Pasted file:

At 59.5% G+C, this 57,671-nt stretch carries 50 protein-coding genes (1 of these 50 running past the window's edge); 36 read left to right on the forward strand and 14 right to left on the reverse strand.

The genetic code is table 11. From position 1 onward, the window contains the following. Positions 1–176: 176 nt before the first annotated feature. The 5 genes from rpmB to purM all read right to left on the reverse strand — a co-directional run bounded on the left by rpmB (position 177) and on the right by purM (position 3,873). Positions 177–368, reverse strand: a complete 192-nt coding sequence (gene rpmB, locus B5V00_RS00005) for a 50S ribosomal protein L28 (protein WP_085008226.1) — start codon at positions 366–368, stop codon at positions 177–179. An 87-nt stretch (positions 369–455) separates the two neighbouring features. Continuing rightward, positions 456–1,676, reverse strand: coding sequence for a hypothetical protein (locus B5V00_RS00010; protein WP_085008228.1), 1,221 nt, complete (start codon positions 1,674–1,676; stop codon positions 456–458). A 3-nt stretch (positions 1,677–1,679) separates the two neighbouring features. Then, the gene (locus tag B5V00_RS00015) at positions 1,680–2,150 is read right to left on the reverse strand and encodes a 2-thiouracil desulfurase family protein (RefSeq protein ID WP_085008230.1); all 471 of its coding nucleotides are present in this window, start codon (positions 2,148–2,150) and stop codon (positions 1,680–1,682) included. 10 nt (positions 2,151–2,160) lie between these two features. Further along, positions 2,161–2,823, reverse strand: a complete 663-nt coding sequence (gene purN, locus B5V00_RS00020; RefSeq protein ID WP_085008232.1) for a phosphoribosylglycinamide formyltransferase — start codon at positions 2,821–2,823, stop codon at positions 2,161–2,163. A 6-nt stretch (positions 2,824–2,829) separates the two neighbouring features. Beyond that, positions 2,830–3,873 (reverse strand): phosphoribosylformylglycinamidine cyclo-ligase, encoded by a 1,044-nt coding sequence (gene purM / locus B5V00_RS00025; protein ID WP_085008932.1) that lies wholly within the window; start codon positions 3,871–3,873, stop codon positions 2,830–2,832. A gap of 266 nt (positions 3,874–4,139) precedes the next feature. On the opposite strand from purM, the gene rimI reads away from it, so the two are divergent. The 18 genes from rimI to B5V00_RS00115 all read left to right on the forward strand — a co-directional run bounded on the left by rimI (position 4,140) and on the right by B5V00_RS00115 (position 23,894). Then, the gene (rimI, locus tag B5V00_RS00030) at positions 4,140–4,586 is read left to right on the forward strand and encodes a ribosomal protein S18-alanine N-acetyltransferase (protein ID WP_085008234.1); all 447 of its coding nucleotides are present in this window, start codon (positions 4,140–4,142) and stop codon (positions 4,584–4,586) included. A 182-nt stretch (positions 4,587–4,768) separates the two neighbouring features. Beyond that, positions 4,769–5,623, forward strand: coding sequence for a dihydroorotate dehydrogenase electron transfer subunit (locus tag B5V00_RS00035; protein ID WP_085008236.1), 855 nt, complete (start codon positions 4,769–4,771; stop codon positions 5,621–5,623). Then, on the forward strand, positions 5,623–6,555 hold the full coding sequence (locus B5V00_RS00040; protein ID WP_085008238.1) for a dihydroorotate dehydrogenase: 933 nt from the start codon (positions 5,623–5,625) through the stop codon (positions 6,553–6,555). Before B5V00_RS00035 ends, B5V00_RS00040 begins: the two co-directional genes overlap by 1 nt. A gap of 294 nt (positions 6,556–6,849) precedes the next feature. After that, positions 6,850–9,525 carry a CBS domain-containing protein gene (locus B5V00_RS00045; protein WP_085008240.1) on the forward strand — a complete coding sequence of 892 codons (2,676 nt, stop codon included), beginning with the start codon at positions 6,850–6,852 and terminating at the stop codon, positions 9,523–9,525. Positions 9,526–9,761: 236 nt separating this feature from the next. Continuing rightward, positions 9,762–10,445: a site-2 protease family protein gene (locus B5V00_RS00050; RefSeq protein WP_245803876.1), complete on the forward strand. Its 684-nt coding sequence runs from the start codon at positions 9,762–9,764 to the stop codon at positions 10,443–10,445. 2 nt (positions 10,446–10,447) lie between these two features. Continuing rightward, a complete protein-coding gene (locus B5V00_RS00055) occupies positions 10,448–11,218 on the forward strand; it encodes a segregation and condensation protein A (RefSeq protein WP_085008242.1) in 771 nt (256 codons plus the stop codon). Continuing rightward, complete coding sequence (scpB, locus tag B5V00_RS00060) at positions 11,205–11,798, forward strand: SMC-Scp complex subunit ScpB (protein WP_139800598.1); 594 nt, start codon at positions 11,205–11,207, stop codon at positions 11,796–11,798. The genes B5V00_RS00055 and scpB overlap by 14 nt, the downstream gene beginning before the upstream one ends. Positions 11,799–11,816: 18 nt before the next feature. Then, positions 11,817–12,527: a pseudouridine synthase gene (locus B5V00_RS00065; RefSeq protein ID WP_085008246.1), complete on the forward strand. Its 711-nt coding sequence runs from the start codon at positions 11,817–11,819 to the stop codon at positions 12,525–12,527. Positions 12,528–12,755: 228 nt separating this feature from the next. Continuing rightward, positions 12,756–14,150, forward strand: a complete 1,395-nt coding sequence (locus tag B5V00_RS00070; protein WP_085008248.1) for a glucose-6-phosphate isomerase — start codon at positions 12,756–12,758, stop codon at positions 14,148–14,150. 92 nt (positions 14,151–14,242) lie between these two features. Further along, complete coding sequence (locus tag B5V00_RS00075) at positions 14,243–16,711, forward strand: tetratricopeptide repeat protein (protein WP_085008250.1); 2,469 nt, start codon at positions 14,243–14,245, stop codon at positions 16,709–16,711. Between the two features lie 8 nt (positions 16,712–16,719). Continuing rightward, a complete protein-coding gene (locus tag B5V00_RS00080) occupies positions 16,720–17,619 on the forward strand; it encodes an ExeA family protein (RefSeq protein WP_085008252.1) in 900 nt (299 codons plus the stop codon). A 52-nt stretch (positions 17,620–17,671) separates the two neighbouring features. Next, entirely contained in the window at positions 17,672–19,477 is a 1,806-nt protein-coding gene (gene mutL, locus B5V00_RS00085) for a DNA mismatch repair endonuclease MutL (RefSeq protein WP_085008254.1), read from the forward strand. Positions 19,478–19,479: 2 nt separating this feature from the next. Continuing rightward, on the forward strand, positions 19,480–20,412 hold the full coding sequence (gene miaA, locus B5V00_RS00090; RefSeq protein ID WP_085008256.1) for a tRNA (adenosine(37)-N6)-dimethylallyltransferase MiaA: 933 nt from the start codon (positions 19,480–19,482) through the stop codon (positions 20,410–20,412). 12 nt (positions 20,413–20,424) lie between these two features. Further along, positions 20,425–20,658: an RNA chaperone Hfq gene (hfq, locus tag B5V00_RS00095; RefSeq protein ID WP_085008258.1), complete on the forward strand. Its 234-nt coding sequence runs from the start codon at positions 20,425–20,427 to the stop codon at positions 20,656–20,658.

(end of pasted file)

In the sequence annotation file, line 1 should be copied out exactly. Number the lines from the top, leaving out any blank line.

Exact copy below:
At 59.5% G+C, this 57,671-nt stretch carries 50 protein-coding genes (1 of these 50 running past the window's edge); 36 read left to right on the forward strand and 14 right to left on the reverse strand.